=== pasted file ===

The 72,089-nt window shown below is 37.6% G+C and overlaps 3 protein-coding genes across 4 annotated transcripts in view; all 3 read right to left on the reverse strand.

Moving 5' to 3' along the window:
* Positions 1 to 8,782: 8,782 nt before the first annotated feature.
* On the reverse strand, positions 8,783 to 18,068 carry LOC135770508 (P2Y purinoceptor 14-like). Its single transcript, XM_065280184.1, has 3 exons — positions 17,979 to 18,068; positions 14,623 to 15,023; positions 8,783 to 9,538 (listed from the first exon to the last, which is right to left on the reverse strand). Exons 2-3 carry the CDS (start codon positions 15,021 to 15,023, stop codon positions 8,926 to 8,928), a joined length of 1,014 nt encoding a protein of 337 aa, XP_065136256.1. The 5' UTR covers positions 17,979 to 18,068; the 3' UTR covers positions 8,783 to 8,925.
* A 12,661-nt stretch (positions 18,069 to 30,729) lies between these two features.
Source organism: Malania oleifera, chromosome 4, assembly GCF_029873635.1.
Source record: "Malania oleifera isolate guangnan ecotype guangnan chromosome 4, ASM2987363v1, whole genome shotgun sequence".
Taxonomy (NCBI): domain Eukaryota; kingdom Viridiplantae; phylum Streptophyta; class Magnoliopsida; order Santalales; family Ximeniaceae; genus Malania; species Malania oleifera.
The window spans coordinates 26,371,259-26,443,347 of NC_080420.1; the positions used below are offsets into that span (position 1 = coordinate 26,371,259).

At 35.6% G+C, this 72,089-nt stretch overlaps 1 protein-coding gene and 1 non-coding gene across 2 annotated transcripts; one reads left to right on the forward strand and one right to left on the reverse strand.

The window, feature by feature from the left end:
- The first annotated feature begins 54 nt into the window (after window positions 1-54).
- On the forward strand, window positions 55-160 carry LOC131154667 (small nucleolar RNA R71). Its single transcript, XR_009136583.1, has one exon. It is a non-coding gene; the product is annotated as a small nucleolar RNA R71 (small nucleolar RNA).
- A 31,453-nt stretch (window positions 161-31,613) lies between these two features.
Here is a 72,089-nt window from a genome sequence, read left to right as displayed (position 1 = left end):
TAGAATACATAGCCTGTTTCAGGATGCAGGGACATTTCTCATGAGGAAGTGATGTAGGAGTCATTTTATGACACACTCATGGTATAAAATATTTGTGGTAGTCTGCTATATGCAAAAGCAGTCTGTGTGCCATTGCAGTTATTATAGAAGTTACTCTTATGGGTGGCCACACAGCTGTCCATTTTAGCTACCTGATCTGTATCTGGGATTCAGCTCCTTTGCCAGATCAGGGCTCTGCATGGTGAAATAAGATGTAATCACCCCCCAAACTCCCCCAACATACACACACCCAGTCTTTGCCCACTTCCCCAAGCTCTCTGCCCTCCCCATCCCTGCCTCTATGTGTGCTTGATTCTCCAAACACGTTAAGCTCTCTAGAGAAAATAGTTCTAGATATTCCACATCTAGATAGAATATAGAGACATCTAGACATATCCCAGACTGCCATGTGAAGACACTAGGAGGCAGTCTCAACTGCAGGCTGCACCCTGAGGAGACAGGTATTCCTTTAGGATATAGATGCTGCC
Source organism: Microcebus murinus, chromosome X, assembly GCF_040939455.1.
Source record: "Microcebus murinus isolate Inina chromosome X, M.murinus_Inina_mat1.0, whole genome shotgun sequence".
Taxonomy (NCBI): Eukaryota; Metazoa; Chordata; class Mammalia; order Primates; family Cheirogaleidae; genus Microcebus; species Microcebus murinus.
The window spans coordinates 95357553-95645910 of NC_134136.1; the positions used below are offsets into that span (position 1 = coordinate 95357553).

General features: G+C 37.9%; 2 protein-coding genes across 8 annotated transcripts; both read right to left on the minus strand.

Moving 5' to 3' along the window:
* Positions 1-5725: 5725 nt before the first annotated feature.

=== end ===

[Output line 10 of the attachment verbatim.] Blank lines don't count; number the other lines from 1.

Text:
At 35.6% G+C, this 72,089-nt stretch overlaps 1 protein-coding gene and 1 non-coding gene across 2 annotated transcripts; one reads left to right on the forward strand and one right to left on the reverse strand.